Recently, major tech companies have come into play, by harnessing technology to close the treatment gap. Through designing apps and websites, they hope to help those with mental health issues, anonymously.
Here are three such digital platforms:
1. EMBEDA five-year project by Canada and China to enhance mental health treatment, EMBED helps to manage mental health issues through the use of smartphone apps, text messaging and electronic medical records. Developed by a collaboration between APEC Digital Hub for Mental Health – which is based at the University of British Columbia (UBC) – University of Alberta and Mood Disorders Society of Canada.
Liberal MP Lloyd Longfield, who represents the Ontario riding of Guelph, revealed a great potential in the project as applications may target a high prevalence age group – adolescents and young adults who are comfortable with digital platforms. According to a 2010 report, 49.5% of US adolescents met the criteria for mental health disorders.
The apps work by raising a red flag when a student withdraws from class or social activity, or has a sudden drop in grades. This allows the people around them to identify the symptoms, and therefore provide early help. For distressed youths who prefer not to have direct contact with a psychiatrist or mental health professional, there are also other apps available to help them through the crisis or depressive state.
According to Longfield, despite of the arguments about the risk of the use of smartphone and its impact on mental health, the positive use of the technology can help those with mental health issues. “We really are at a point in time where there’s some great possibilities to improve wellness of people through apps that might be developed in a network like this,” he says.
Wysa, a name inspired from the words “wise friend”, is an artificial intelligence-driven chatbot in a smartphone app. Launched by husband and wife, Ramakant Vempati and Jo Aggarwal, in January this year, it aims to help those with minor mental health issues.
With 100,000 users alobally currently, the chatbot uses cognitive behavioural therapy techniques, similar to an interactive self-help book.
“The design of Wysa was meant to be something that a person can reach out to very comfortably. So, it can do empathetic listening and also deliver cognitive behavioural therapy techniques that can help you change the way you’re feeling,” Wysa’s lead developer, Shubhankar Sarda says.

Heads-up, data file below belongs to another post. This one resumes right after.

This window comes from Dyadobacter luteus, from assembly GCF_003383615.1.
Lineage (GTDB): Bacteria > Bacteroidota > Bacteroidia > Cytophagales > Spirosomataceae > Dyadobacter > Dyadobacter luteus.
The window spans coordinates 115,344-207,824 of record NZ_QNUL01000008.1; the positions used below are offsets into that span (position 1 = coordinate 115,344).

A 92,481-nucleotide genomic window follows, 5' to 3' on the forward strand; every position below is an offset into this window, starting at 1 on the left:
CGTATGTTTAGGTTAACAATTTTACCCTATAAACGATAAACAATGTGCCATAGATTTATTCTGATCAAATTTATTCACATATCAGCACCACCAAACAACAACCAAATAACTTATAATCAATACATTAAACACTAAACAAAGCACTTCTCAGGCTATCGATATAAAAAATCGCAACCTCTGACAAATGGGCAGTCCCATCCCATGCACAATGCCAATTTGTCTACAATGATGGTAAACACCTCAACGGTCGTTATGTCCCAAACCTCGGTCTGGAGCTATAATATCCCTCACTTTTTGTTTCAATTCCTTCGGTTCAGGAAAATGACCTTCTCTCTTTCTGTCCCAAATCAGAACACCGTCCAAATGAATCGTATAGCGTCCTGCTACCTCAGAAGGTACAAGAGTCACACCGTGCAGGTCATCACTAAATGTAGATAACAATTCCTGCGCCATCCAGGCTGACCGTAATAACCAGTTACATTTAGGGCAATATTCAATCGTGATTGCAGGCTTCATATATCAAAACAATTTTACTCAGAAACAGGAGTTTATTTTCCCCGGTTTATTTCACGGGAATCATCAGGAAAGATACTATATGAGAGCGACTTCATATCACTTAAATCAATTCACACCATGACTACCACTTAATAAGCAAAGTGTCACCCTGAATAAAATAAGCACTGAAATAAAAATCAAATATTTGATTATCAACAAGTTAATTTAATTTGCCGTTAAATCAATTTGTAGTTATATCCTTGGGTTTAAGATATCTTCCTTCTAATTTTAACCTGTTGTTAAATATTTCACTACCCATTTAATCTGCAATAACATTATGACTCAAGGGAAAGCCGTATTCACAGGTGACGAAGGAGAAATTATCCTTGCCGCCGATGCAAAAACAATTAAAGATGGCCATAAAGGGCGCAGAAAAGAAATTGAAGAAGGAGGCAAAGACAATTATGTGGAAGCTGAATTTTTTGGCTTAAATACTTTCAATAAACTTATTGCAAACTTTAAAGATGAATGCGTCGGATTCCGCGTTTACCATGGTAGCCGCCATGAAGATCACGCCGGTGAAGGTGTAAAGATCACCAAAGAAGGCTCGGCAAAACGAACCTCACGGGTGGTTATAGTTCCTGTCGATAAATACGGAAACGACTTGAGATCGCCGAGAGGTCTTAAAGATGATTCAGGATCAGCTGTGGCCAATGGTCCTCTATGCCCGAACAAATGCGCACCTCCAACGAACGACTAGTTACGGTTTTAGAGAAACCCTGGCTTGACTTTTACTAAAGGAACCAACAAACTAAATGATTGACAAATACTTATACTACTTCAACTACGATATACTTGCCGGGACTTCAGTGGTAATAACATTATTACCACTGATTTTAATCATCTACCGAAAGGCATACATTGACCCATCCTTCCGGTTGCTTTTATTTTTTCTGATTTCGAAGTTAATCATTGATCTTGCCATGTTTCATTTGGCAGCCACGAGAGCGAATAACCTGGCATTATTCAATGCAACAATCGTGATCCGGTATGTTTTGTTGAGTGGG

However, the app does have its current shortcomings, according to Esme Shaller, a psychologist from the University of California San Francisco.
She claims that apps such as Wysa might not necessarily pick up on subtle language, for example, Shaller recalls the time when a client left a voicemail message on her phone saying, “I love you, Esme.”
“That was all she said on the phone. And I knew, because I knew that client, that she was going to make a suicide attempt. And I was able to prevent that,” said Shaller. “But a bot would just say, ‘I love you, too!’”
However, Shaller does see opportunities for apps like Wysa as teens are more likely to feel more comfortable confiding in their phones – as adolescents prefer to have their emotional data remain private.
YourDOST is an online mental health counselling platform launched in 2014. It provides people who have mental health issues, convenient and anonymous access to experts, such as life coaches, psychologists and other experienced individuals. Through either a web portal or mobile app, users can seek help through live chat, email or by booking an appointment with the expert of their choice.
A success case of the platform saw a college girl to speak out. This girl was raped by her teacher in school, but had been unable to tell her therapist about the incident even after four years of mental therapy. “She told us she was so happy that a service like this had been launched and that, if it had been around earlier, she might have spoken out and saved herself many years of struggle,” Richa Singh, the founder of YourDOST says.
The platform also caters to parents who want to seek help for their children.
“Some parents reach us with behavioural concerns regarding their children. We act as a bridge between the parent and child and for such cases only the experts handle the calls,” Richa says. MIMS
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